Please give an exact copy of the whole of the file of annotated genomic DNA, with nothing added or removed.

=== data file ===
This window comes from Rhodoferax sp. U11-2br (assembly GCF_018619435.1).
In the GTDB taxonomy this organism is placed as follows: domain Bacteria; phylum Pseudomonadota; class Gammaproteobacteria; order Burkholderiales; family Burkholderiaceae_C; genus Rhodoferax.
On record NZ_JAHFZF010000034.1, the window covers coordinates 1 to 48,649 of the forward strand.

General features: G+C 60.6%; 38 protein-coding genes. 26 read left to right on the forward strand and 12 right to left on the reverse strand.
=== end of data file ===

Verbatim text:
This window comes from Rhodoferax sp. U11-2br (assembly GCF_018619435.1).
In the GTDB taxonomy this organism is placed as follows: domain Bacteria; phylum Pseudomonadota; class Gammaproteobacteria; order Burkholderiales; family Burkholderiaceae_C; genus Rhodoferax.
On record NZ_JAHFZF010000034.1, the window covers coordinates 1 to 48,649 of the forward strand.

General features: G+C 60.6%; 38 protein-coding genes. 26 read left to right on the forward strand and 12 right to left on the reverse strand.